Where the Wild Things Are - charming and unusual. It was a genius touch to give the Wild Things the personas of young adolescents, representing Max's fears of the emotional turmoil that he's experiencing and will only get worse (the Wild Things seemed to be a few years "older" than Max).
     
  6. CaptainCanada

    CaptainCanada Admiral Admiral

    Joined:
    Mar 4, 2004
    Location:
    Charlottetown, PEI, Canada
    58. Fiddler on the Roof (A-)

    One of the last really popular/award-nominated musicals before Moulin Rouge and Chicago revived the genre a bit in the 2000s, this eminently Jewish story (based on a stage musical based on some stories by a famous early 20th century Russian Jewish author) focusses on life in a small Ukrainian village at the turn of the 20th century. It's directed by my fellow Canadian Norman Jewison (who is, despite his name, not Jewish), and stars an international cast, headlined by an Israeli actor Topol (and also Starsky from Starsky and Hutch). Fiddler is very much of the same musical school as Les Miserables, heavy on dramatic elements - in some ways, in fact, you could see this story working just as well if it weren't a musical. The second half (after the intermission) gets progressively sadder, until the ending, which is rather a downer (bittersweet, at best). Topol's boisterous patriach is the centre of the film, and it's a great performance (he reminds me a bit of Brian Blessed at times). The most famous song from this movie is probably "If I Were A Rich Man", which is fun - my favourite was probably the quiet song between Tevye and his wife. For a movie that runs nearly three hours, it's somewhat difficult to describe the main plot: the movie is more thematic than anything else, as we get to know the community of Anatevka, and watch as it's buffeted by the winds of change (Tevye's opening number being "Tradition", a semi-satiric celebration of how things have always been), as each of the family's three eldest daughters make unconventional marriage choices. By the end of the movie, you feel like you've lived your whole life in Anatevka, so it's tremendously sad to watch everybody driven from it and cast out into the wider world.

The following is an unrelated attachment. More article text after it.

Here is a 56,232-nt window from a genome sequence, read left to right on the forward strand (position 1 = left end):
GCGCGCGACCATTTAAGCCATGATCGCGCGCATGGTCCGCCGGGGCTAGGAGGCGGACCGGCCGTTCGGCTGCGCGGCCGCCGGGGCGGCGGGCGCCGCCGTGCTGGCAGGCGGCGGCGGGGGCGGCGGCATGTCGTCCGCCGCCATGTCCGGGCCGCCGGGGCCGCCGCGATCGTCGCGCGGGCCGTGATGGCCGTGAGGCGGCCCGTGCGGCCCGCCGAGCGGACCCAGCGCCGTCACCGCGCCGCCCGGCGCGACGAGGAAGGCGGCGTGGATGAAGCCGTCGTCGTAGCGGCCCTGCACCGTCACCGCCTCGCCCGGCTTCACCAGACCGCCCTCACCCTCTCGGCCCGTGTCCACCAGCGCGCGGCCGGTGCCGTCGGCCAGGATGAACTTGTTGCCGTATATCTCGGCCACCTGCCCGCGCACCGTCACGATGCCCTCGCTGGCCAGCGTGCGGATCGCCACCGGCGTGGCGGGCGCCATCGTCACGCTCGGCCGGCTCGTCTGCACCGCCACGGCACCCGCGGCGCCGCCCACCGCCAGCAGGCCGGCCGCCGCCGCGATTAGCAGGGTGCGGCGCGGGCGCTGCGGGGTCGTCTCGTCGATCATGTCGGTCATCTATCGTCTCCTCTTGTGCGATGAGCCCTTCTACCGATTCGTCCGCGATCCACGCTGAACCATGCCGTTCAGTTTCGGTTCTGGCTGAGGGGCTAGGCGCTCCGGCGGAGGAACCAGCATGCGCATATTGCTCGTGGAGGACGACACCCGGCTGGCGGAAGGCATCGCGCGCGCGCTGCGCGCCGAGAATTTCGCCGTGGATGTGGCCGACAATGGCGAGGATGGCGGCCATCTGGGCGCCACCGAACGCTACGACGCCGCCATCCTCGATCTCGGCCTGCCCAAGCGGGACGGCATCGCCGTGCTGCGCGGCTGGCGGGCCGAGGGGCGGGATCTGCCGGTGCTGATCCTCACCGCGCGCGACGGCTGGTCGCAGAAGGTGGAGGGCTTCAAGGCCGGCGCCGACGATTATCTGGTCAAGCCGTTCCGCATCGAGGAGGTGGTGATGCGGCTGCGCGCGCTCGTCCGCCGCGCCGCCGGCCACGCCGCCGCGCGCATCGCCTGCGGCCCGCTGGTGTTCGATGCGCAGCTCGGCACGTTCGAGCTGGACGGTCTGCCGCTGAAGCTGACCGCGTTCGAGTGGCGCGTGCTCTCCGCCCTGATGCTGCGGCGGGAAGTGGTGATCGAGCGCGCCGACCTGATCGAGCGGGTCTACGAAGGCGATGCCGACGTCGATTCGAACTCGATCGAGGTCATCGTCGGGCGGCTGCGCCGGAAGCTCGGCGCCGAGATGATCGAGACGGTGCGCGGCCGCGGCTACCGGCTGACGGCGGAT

7. zakkrusz

    zakkrusz Rear Admiral Rear Admiral

    Joined:
    Jan 18, 2002
    Location:
    United States
    Updates (in bold):
    Armored Trooper Votoms: Big Battle (7)
    Armored Trooper Votoms: Roots of Ambition (8)
    Armored Trooper Votoms: The Last Red Shoulder (8)
    Armored Trooper Votoms: Pailsen Files: The Movie (7)
    Boondock Saints (10)
    Boondock Saints: All Saint's Day (9)
    The Book of Eli (8)
    Cargo (7)
    Cencoroll (8)
    Les Chevaliers du Ciel (8)
    Clash of the Titans (2010) (8)
    Date Night (7)
    District 9 (8)
    Eden of the East: The King of Eden (9)
    The Edge of Darkness (9)
    The Fantastic Mr. Fox (8)
    G-9 (6)
    Gamer (6)